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User: scarlettina
Date: 2009-12-08 02:18 (UTC)
Subject: (no subject)
With you in spirit--and in flesh if wanted.

Better to know all this in detail and understand what's coming; so many people don't or won't. Every post you make about this is a gift to everyone in your life. Education makes a difference and knowledge is the best defense.
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Michael Curry: alton
User: mcurry
Date: 2009-12-08 02:23 (UTC)
Subject: (no subject)
I'm glad that the day's appointments didn't bring any surprises, and your treatment team seems to have a plan going forward. I'll be thinking good thoughts for you as you start in on the next phase.
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User: dsgood
Date: 2009-12-08 02:39 (UTC)
Subject: (no subject)
Good luck!
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User: karenjunker
Date: 2009-12-08 02:51 (UTC)
Subject: (no subject)
Hang in there, dude. I'm voting for the clearhead version.
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Matthew S. Rotundo: Radioactive
User: matthewsrotundo
Date: 2009-12-08 02:58 (UTC)
Subject: (no subject)
As my man Neil Peart has said: "Adventures suck when you're having them."

Even so, I really like the sound of "not found to be malignant."

You'll beat this motherfucker yet.
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User: madrobins
Date: 2009-12-08 03:30 (UTC)
Subject: (no subject)
A day with no surprises is not a bad thing. Your courage and your candor is pretty awesome from where I'm sitting. Of course you're anxious. This is a scary process. But you have all the things you need to come out on the other side: courage, love, and good advisors.

Hang in there.
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Nisi Shawl
User: nisi_la
Date: 2009-12-08 03:34 (UTC)
Subject: (no subject)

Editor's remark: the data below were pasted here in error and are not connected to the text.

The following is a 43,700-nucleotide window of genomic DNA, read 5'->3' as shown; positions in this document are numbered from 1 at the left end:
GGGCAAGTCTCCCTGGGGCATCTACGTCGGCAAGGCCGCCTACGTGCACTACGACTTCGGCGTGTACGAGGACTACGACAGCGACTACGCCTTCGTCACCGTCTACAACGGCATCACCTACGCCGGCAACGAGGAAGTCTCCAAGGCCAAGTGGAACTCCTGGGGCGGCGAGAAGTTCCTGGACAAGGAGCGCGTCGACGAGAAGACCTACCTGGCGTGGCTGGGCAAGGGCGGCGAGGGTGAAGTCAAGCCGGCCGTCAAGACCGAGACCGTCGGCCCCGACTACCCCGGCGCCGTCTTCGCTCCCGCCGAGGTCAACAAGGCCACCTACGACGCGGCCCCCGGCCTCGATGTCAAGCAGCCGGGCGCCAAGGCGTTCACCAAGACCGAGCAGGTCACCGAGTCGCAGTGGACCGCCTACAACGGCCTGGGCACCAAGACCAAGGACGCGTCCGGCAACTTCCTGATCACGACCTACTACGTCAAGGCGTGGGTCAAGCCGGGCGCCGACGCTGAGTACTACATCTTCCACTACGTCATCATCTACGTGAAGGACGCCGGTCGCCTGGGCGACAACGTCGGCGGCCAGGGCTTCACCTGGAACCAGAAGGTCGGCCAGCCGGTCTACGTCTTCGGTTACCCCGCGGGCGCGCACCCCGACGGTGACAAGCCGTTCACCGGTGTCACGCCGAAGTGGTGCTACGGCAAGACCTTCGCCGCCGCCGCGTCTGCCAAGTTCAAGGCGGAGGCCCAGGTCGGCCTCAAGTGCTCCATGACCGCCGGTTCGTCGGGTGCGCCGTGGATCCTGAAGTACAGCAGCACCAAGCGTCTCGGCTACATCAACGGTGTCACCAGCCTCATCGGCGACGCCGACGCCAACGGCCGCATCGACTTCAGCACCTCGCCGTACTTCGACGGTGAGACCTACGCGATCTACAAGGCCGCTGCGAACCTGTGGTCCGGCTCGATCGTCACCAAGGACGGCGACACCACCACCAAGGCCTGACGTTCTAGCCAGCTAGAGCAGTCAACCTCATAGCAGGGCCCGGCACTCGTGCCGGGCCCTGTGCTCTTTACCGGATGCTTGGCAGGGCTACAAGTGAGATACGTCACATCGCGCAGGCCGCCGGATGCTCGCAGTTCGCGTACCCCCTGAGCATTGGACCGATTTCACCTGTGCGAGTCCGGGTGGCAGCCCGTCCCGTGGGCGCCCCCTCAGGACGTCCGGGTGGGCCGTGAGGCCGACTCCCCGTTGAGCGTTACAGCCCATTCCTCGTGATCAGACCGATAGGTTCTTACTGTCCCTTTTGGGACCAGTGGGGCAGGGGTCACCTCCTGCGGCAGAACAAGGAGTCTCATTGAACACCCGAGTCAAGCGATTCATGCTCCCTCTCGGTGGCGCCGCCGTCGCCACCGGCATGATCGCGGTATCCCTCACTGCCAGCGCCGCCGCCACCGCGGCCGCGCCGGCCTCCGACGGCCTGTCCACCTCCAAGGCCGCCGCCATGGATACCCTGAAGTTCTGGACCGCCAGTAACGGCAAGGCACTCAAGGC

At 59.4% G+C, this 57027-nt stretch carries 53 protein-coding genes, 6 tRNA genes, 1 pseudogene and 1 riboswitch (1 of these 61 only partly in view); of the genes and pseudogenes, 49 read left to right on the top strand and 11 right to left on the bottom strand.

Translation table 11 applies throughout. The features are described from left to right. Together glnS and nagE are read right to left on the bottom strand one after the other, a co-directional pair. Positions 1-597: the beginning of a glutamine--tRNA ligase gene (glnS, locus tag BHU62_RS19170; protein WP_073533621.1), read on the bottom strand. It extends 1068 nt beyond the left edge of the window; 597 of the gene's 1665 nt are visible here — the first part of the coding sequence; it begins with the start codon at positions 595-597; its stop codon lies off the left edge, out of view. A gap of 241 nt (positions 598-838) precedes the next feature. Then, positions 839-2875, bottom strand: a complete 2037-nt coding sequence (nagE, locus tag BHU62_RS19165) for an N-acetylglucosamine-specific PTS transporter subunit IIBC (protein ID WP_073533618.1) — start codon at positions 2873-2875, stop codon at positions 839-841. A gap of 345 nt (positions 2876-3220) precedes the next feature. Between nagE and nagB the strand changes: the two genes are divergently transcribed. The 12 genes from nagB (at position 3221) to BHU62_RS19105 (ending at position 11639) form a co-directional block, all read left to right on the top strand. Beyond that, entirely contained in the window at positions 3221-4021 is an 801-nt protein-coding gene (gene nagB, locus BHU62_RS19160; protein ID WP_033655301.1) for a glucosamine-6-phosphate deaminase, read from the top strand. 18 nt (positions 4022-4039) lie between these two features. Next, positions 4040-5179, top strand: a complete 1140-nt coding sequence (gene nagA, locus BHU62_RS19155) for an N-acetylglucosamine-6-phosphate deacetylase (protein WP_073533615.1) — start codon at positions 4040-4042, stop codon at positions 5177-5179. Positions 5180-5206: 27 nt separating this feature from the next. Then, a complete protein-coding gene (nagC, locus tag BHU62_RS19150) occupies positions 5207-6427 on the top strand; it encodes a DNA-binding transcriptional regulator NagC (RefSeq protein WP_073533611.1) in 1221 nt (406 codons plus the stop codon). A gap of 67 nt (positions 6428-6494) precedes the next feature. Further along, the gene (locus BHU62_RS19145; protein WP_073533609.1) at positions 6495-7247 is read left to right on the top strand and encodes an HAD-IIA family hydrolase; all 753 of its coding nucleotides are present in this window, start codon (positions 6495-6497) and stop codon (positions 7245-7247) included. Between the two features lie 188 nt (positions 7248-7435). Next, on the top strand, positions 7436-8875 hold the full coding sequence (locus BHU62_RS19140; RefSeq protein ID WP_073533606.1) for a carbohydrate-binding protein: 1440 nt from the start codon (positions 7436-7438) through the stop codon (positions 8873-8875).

Thanks for some good news, sweetheart. Love your head, toes, etc.
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User: cathshaffer
Date: 2009-12-08 03:55 (UTC)
Subject: (no subject)
Since the surgical cure didn't work last time, I'm glad you're going to have chemotherapy.

My mother has dealt with the peripheral neuropathy symptom for the past five years. It's actually something that comes on gradually and can be sort of managed. My Mom gets asked about numbness in her hands and toes at every appointment. If at some point it seems to be of concern, the doctor will switch her to a different therapy. So far, after thousands of doses of these drugs, all she has is a bit of numbness and tingling in her toes. It is really the least of her problems.

As for chemobrain, what I have heard and observed of that is that it is much more subtle than you fear. It seems to be just a condition of having a lot more "senior moments" than one is used to. One writer of my acquaintance had to rework her process a bit--keeping more notes on paper and fewer in her head. It's not a trivial concern, but I don't see it changing your personality or ruining your life--just a little adaptation and you'll be glad enough when you're passing milestones cancer free.

I wish you'd had some better news on the biopsy, but as always my thoughts and prayers are with you.
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User: e_bourne
Date: 2009-12-08 04:49 (UTC)
Subject: (no subject)
You and Mark should likely talk about peripheral neuropathy if you haven't already. About now, he's pretty expert. Since I only get to observe from the outside, what I see and what he feels may be skewed.

No one I know who's gone through chemo had any real problems with "chemo head" although tiredness was an issue. My sister had problems with bleeding, and her general recommendation was know someone who's a nurse you can call.

You are as well situated as one can be to get through this and on to the other side. We are all with you in spirit, and in person when necessary.
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User: lordslen
Date: 2009-12-08 05:35 (UTC)
Subject: (no subject)
Different type of cancer but my experiences are here http://lordslen.livejournal.com/
Chemo head is a fog that you can not see while in it but when you look back it's a well duh moment.
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User: seventorches
Date: 2009-12-08 12:25 (UTC)
Subject: (no subject)
Yes but...you on chemo brain still outclasses the rest of us. Happy to hear it's "good" news.
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Kari Sperring
User: la_marquise_de_
Date: 2009-12-08 12:53 (UTC)
Subject: (no subject)
I empathise. I'm never had the chemo, but I lost 2-3 years to psychiatric medication. I came back from under the blunting. And you are indomitable. We have faith.
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A large duck: wagon
User: burger_eater
Date: 2009-12-08 14:05 (UTC)
Subject: (no subject)
Good luck.
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oracne - Victoria Janssen
User: oracne
Date: 2009-12-08 15:50 (UTC)
Subject: (no subject)
I'm keeping you in my thoughts.
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User: mcjulie
Date: 2009-12-08 16:03 (UTC)
Subject: (no subject)
"Good luck" seems like such an understatement, how can I say "Good luck" times a million?